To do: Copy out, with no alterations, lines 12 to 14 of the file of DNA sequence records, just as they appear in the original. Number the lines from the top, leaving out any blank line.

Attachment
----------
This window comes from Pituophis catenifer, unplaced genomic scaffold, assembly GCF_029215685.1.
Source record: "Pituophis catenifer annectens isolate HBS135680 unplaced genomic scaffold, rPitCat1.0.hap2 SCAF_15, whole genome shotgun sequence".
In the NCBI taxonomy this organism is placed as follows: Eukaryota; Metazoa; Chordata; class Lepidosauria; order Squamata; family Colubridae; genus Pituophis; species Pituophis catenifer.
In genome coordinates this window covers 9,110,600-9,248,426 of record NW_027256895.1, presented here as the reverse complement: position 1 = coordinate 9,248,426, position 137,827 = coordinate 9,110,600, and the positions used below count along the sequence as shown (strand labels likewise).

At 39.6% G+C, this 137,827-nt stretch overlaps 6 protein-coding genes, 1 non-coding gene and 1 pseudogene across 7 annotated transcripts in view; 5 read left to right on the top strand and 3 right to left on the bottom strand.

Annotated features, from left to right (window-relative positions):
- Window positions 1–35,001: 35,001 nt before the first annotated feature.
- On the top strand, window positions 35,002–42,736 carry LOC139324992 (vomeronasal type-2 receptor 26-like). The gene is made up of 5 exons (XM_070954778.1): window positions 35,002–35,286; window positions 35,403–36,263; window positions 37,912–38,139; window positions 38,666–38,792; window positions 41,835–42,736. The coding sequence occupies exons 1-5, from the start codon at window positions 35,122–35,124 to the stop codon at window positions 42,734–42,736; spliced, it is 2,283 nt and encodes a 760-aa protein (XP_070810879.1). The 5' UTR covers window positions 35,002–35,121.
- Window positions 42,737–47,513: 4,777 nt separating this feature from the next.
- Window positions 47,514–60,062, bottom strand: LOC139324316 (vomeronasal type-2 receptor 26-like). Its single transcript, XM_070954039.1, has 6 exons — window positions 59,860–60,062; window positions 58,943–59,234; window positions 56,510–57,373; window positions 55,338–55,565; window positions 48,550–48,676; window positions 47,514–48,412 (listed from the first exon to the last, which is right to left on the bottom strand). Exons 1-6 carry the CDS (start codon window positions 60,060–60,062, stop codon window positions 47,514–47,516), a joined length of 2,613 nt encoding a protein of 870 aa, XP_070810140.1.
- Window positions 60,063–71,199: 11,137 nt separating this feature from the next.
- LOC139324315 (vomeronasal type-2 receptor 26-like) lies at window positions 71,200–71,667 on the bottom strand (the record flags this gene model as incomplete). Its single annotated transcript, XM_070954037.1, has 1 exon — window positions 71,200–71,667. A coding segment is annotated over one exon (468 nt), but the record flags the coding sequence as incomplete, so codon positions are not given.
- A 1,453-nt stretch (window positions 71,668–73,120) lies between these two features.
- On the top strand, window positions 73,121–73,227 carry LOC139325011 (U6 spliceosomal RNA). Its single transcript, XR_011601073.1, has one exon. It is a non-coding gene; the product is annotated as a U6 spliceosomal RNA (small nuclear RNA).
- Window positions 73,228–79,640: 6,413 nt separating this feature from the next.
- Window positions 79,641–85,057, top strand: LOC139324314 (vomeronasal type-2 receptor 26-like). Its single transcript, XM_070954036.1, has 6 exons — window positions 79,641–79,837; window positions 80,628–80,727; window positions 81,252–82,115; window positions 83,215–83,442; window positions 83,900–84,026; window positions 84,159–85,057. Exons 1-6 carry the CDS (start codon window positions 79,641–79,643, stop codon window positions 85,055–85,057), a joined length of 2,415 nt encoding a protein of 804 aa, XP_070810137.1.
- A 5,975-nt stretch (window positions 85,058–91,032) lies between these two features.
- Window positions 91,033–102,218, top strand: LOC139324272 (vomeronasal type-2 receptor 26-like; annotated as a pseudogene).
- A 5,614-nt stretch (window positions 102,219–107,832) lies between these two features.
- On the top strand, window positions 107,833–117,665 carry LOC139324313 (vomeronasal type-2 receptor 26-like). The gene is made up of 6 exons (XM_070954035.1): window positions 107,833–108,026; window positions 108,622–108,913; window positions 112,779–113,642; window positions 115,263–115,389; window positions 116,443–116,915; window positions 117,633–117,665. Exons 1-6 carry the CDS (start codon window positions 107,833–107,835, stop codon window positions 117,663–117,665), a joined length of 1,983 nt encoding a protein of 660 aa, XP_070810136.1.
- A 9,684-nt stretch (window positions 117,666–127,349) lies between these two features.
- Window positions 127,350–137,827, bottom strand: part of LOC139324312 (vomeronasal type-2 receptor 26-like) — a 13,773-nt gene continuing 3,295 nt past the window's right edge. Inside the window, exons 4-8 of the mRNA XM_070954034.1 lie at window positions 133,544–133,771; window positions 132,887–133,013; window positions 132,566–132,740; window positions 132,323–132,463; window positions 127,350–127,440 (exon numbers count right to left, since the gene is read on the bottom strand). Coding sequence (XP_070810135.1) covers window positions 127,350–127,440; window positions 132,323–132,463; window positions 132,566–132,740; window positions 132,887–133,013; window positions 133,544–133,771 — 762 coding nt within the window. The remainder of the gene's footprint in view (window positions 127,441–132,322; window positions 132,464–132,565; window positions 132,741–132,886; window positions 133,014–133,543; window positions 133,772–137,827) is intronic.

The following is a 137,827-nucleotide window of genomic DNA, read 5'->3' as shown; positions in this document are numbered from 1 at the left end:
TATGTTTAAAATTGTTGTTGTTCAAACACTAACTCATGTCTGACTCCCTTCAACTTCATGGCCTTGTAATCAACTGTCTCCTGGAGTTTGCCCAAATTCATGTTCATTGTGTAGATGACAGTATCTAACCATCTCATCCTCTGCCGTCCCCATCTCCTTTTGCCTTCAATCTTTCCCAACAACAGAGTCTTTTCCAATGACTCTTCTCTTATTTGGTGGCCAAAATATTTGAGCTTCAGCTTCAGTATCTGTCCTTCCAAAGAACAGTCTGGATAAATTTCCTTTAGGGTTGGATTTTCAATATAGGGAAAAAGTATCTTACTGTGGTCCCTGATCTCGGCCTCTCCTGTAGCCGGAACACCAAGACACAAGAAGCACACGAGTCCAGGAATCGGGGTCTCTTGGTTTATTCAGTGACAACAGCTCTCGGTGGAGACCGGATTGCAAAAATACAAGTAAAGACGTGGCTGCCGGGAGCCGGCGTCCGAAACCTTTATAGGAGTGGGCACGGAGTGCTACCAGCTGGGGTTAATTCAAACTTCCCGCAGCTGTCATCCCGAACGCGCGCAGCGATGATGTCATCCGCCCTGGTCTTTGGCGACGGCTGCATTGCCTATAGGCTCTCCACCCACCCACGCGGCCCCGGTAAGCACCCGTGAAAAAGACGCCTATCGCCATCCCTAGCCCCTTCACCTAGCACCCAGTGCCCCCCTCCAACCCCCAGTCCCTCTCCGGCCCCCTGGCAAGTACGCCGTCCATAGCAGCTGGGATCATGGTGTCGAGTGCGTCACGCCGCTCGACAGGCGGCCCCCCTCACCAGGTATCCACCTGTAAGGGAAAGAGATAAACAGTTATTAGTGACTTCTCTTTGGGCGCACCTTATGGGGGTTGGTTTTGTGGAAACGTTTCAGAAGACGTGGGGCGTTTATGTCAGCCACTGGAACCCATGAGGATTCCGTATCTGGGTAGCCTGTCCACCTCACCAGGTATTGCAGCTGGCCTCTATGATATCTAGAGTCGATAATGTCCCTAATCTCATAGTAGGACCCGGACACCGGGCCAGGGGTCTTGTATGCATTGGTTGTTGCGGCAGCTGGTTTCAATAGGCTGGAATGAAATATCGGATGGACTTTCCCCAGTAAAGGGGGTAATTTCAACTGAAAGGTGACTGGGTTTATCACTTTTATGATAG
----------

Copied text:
- LOC139324315 (vomeronasal type-2 receptor 26-like) lies at window positions 71,200–71,667 on the bottom strand (the record flags this gene model as incomplete). Its single annotated transcript, XM_070954037.1, has 1 exon — window positions 71,200–71,667. A coding segment is annotated over one exon (468 nt), but the record flags the coding sequence as incomplete, so codon positions are not given.
- A 1,453-nt stretch (window positions 71,668–73,120) lies between these two features.
- On the top strand, window positions 73,121–73,227 carry LOC139325011 (U6 spliceosomal RNA). Its single transcript, XR_011601073.1, has one exon. It is a non-coding gene; the product is annotated as a U6 spliceosomal RNA (small nuclear RNA).